Analysis of Ransomware With BAT File Extension Attacking MS-SQL Servers (Mallox)

AhnLab Security Emergency response Center (ASEC) has recently discovered the Mallox ransomware with the BAT file extension being distributed to poorly managed MS-SQL servers. Extensions of files distributed to poorly managed MS-SQL servers include not only EXE but also BAT, which is a fileless format. The files distributed with the BAT file extension that has been discovered so far are Remcos RAT and Mallox.

The distributions include cases that use PowerShell and sqlps. The sqlps distribution was covered on the ASEC Blog before. Figure 1 below shows the AhnLab Smart Defense (ASD) log. The download URL in the detection details is identified as Tst.bat. Figure 2 is a portion of the detailed log and shows how the BAT file was downloaded. Based on this information, the process is replicated through AhnLab EDR to analyze the ransomware behaviors.

Figure 1. AhnLab Smart Defense (ASD) detection log
Figure 2. Detailed AhnLab Smart Defense (ASD) detection log
Figure 3. AhnLab EDR detection screen

Figure 3 is an image of EDR detecting the download process and the execution history of the Mallox ransomware through commands that have been actually used. The diagram is a brief depiction of the major behaviors. Clicking the process on the left screen shows the detection reasons and behavior logs. It seems that like the threat actor, CMD was used to download the malware with the PowerShell process. The screen shows the distribution address and the save path used by the threat actor in detail.

Figure 4. Creating and running executables

The BAT file downloaded by the PowerShell command is run with CMD. An executable with a file name identical to that of the BAT file is created in the same path. The executable created with the name bat.exe is a normal Windows PowerShell file.

Figure 5. Creating and launching the killerr.bat file

Figure 5 shows the result of the normal PowerShell file with an arbitrary file name created in Figure 4 being executed alongside an arbitrary encoded script command. The main part of Mallox is injected through process hollowing (one of the injection methods) into MSbuild.exe which is a normal Windows process. It also creates and executes the killerr.bat file in the same path.

Figure 6. Executing killerr.bat

Figure 6 shows the proof of killerr.bat being executed. True to its name, killerr.bat terminates multiple processes. It also shuts downs and deletes number of services. You can see the execution command and the ransomware’s behaviors below.

Figure 7. Ransomware behavior of MSBuild.exe after injection 1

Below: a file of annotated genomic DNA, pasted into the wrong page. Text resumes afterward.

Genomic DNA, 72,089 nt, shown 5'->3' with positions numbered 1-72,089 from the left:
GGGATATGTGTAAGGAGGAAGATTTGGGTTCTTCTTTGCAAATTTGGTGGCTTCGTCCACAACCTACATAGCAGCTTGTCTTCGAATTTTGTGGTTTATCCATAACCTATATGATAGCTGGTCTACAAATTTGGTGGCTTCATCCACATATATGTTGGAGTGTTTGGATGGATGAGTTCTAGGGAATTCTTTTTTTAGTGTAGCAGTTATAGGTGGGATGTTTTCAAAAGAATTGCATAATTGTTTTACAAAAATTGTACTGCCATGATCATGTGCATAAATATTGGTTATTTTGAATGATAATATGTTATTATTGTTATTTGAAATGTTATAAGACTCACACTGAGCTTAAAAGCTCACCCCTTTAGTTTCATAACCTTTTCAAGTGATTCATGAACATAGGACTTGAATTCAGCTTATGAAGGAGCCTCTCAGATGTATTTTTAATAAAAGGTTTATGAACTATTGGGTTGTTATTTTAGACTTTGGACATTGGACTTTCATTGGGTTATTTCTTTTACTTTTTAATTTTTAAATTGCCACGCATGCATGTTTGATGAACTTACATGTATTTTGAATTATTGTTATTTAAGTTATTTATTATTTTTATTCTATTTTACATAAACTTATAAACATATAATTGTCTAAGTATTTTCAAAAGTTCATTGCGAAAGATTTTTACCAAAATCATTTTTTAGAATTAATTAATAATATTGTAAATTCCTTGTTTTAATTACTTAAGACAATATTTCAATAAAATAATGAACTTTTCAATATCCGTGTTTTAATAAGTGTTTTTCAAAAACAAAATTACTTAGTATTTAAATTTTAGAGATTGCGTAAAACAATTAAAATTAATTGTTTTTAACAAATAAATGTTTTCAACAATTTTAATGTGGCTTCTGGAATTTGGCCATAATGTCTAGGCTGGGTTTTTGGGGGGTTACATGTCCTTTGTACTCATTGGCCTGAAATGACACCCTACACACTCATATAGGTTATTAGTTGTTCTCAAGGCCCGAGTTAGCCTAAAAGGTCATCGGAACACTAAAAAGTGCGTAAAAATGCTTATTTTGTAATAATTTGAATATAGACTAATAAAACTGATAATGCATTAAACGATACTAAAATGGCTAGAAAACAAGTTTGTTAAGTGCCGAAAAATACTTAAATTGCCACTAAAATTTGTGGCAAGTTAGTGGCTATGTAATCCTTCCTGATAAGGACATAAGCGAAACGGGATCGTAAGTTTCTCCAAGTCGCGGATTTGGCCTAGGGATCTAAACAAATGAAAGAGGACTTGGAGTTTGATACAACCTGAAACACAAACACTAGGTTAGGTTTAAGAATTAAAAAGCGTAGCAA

Figure 8. Ransomware behavior of MSBuild.exe after injection 2

Figure 7 shows the detection screen for the ransomware behavior of MSBuild.exe after it has been executed through process hollowing. The screen shows how the decoy file was encrypted. There are also logs of volume shadow copies being deleted. Details of the encrypted document file are also recorded. Figure 8 shows the commands that block recovery using Windows features; you can check every command.

Recently, the malware types being installed on poorly managed MS-SQL database servers are starting to include the none-PE fileless type besides executables. Typical attacks that target MS-SQL database servers include brute force and dictionary attacks on systems where account credentials are poorly managed. In the case of MS-SQL servers that are targeted for attacks, there are many cases where they are installed together during the installation process of ERP and business solutions, in addition to being directly constructed as database servers.

Because of this, administrators should use passwords that are difficult to guess for their accounts and change them periodically to protect the database server from brute force attacks and dictionary attacks, and update to the latest patch to prevent vulnerability attacks. They should also use security programs such as firewalls for database servers accessible from outside to restrict access by threat actors. While infiltration incidents may occur even with all preventative measures taken, AhnLab’s EDR products can prevent recurrences of such incidents by identifying the cause through incident investigation and analysis.


  • Behavior Detection
  • File Detection
    Ransomware/BAT.MALLOX.SC189737 (2023.06.13.02)
  • MD5
  • URL & C2

More details about AhnLab EDR which actively tracks threats and provides endpoint visibility through behavior-based detection and analysis can be found here on the AhnLab page.

Categories:Malware Information

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